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38 l September 2014

live UNITED KINGDOM Mallets and ME

British dance company Rambert teamed up with Philip Selway to create a “moving” dance event that put audiences in the middle of the action. Erica Basnicki finds out why an Allen & Heath system made the perfect dance partner…

The audience gets up close and personal with Rambert dancers

AS THE famed choreographer Merce Cunningham once said about one of his events, it was “not so much an evening of dances as the experience of dance”. Behind London’s Southbank Centre in a building not even a year old, esteemed ballet company Rambert recently held a series of four dance “events” inspired by Cunningham’s work, the last of which was performed in July 2014.

The event featured costumes and sets based on artworks by internationally renown painter Gerhard Richter, and music composed and performed live by Radiohead drummer Philip Selway, Adem Ilhan, and Quinta (Katherine Mann).

Set in two separate studios inside Rambert’s new rehearsal space, the event allowed audiences to roam from one room to another. The musicians also rotated between both spaces, incorporating a visual element to the music.

Central to their performance was a Xylosynth by Wernick (a MIDI mallet percussion controller) that Selway had purchased specifically for this project. “We just wanted to be able to generate quite a large sound between the three of us,” says Selway. “So it came down to deconstructing a lot of samples and then playing them as a piece. It’s an extension of putting a piece together on an MPC.” Acoustic instruments were often played with an unconventional twist, including bowing a vibraphone and adding metal objects to a piano’s soundboard. Unseen but definitely heard were on-the-fly manipulations of the live music using Ableton Live. “From the outset, when I was initially talking to Jeannie Steele, former Cunningham dancer and Rambert

event director and choreographer who staged the event, she wanted to have the whole experience integrated so that the musicians would be there as part of the whole performance rather than being hidden away in an orchestra pit or something like that,” explains Selway. “She wanted it to be – as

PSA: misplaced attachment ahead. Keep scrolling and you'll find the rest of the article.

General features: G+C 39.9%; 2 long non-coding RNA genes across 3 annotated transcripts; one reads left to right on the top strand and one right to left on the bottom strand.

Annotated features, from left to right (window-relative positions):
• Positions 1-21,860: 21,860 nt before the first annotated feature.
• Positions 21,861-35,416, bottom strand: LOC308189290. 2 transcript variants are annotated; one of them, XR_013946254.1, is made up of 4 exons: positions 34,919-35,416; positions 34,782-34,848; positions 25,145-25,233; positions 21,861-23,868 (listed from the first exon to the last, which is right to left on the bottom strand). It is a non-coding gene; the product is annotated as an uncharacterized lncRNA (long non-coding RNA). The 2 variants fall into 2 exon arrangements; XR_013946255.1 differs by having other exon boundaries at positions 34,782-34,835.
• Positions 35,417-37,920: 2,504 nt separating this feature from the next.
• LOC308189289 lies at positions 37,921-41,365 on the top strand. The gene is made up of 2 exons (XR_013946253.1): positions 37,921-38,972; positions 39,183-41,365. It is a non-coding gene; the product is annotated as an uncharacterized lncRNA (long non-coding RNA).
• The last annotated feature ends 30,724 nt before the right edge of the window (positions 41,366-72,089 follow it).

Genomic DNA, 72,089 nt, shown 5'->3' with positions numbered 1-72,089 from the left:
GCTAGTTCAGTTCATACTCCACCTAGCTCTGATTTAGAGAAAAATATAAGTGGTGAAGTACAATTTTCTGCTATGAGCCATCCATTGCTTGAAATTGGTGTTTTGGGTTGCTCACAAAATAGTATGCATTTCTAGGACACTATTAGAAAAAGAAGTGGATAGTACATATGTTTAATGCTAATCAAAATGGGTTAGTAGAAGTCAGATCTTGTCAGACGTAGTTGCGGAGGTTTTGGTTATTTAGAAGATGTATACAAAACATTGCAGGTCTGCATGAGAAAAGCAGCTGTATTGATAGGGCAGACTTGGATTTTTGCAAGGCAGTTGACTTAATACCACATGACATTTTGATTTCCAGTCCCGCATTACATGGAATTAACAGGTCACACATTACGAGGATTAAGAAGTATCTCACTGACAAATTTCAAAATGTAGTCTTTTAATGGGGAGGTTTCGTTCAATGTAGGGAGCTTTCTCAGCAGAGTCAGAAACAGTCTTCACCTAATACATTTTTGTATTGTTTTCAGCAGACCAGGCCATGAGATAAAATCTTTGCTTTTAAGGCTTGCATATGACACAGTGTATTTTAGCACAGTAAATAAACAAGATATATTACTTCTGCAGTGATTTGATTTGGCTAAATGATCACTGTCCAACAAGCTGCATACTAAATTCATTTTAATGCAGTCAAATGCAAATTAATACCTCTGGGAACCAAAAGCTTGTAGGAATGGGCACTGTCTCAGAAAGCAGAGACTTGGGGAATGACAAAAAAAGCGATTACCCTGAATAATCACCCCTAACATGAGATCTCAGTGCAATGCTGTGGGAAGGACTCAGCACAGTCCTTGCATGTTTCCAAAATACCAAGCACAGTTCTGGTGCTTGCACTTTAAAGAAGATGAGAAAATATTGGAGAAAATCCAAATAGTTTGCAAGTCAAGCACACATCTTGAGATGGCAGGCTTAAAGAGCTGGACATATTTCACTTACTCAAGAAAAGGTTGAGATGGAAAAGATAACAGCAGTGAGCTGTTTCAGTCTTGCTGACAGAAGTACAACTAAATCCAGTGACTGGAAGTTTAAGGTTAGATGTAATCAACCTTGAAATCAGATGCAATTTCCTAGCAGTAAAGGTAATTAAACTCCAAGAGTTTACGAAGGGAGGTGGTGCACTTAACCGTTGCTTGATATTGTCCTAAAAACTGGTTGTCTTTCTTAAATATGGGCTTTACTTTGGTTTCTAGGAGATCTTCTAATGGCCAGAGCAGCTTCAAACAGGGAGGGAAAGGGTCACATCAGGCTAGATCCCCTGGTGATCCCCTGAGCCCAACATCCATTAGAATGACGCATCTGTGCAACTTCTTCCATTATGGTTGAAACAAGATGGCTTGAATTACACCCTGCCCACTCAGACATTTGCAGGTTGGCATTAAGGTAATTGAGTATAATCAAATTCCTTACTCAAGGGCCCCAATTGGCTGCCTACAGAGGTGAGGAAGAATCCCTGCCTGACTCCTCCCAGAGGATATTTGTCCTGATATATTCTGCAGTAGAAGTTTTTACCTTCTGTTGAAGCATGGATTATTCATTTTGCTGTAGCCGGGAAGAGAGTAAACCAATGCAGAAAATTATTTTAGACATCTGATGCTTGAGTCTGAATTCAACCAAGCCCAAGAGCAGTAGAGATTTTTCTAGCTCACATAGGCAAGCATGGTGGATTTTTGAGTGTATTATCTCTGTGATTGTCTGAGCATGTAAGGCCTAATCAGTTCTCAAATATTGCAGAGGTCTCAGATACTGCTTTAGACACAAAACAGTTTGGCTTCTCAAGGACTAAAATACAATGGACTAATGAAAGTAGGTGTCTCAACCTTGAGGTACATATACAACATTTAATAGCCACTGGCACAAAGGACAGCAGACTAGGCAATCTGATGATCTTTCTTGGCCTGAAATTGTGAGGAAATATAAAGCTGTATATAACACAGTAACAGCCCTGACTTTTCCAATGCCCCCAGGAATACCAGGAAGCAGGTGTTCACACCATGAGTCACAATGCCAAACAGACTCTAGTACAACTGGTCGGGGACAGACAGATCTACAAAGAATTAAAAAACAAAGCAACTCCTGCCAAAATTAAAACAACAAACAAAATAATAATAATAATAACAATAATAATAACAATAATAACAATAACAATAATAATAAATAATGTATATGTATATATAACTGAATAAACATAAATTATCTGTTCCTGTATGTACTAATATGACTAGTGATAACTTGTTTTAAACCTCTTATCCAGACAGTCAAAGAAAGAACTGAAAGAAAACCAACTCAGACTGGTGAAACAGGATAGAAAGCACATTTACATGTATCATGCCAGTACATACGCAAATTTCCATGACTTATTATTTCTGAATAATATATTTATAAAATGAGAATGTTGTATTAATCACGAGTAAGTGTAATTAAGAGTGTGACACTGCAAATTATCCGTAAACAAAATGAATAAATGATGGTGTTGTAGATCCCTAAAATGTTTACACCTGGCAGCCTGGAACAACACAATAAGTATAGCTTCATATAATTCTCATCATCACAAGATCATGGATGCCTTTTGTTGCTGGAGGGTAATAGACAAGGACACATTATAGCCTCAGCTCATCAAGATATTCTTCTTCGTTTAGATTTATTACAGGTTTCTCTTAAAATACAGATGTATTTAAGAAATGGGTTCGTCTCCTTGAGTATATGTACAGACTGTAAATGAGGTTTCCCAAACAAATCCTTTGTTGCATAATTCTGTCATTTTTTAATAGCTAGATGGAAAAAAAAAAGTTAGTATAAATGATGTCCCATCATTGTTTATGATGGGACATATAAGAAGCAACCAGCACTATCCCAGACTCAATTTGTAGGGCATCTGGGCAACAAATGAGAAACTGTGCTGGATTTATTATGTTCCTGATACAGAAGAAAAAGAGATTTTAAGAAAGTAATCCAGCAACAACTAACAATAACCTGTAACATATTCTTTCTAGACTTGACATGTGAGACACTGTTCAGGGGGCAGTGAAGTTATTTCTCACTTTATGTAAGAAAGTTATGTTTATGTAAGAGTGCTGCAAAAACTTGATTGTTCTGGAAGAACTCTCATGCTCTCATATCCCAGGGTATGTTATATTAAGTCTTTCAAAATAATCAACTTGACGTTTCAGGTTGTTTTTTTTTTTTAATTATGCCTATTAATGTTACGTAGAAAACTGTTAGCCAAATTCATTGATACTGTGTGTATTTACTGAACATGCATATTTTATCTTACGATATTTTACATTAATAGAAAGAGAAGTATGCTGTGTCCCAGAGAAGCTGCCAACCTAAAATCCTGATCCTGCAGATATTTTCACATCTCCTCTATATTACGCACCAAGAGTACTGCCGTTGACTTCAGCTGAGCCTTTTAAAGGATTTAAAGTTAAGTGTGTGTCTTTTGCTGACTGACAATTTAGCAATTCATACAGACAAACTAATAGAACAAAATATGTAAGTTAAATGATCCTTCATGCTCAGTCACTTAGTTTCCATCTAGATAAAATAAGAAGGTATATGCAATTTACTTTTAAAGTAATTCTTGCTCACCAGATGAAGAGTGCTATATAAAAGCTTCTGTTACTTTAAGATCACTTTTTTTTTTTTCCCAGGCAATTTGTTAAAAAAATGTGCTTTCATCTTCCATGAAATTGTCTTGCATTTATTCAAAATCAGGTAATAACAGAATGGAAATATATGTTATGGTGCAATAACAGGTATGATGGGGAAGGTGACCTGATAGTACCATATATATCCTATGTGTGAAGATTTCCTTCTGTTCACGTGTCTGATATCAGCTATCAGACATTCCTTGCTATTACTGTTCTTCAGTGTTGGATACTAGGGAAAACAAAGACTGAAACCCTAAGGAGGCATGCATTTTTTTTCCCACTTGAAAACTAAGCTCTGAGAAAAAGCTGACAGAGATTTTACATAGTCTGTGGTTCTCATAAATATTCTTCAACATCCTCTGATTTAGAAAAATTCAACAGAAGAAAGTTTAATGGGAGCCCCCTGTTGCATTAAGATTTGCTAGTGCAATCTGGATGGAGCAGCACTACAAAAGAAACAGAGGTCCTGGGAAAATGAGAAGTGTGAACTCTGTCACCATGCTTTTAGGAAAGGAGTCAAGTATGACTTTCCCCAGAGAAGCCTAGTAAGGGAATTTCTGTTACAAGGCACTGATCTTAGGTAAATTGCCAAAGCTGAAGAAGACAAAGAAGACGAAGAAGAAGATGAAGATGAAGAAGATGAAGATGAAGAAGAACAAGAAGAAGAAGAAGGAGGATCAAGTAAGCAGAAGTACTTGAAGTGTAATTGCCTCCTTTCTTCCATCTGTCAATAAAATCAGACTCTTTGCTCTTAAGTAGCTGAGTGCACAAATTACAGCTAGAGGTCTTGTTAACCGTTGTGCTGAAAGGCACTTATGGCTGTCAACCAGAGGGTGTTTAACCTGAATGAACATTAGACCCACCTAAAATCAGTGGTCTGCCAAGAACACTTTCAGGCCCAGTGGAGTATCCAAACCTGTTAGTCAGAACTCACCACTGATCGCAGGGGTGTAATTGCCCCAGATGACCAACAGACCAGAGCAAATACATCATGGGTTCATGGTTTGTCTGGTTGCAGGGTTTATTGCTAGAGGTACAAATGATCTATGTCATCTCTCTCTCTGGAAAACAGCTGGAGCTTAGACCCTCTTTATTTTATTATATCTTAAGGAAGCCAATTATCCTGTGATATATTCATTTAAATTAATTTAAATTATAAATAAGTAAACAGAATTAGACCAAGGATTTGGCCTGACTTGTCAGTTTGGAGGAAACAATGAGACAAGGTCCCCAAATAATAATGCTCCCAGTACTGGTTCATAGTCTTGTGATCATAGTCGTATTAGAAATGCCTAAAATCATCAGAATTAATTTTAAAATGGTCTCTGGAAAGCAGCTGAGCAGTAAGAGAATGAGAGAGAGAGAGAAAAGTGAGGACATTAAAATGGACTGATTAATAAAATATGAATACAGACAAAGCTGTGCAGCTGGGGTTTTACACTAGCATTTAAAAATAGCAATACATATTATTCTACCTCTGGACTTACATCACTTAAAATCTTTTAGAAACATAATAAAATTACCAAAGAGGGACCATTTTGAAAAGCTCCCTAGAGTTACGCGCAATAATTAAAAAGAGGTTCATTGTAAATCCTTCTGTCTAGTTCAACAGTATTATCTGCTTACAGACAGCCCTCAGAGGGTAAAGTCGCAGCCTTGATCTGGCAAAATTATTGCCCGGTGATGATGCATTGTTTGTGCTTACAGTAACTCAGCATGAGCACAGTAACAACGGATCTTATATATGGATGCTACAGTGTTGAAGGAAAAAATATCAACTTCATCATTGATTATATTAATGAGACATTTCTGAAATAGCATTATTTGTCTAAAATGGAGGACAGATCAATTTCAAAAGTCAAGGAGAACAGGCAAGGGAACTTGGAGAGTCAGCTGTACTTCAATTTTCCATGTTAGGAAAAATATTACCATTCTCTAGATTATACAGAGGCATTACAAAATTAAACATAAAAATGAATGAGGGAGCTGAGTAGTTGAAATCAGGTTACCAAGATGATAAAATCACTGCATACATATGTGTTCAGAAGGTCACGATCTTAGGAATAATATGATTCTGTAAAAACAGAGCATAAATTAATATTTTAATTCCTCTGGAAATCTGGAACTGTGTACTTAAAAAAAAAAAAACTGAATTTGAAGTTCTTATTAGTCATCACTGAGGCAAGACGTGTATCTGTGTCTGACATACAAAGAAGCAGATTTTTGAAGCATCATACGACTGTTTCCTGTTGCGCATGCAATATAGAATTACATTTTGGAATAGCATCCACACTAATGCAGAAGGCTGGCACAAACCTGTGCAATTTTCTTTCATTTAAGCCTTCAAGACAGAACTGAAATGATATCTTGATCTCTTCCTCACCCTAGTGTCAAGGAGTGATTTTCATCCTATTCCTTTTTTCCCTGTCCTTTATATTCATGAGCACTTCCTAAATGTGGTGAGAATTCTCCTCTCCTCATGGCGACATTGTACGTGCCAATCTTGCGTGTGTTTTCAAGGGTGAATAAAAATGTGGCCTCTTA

Cunningham events have always been – a different experience for people coming to this particular event. That sense of being able to get up that close to dancers, or to be able to move around and see what the musicians are actually doing... it broke down the normal performance barriers I think, and it just made for a very immersive experience.” It also had all the makings of a technical nightmare: not only were there two live sound events happening simultaneously, they were on two different floors of the building. Fortunately for the event’s sound designer and engineer Gavin McComb (who regularly tours with Radiohead), Rambert’s new home has been designed and built with a state-of-the-art technical infrastructure that connects three of the five studios to a central control room with viewing windows to two of the studios making the sound design easier to achieve technically. “The control room is very interesting; although it’s in the centre of the building, it’s fed by natural light from both studios on either side, so you can see the outside through the studios, it makes for a very ergonomic environment,” says Jonathan Clarence, Rambert’s sound engineer. “There’s five studios altogether. Three of the studios have patch panels in the walls that include Ethernet, video, microphone tie lines and speakers lines, and they all

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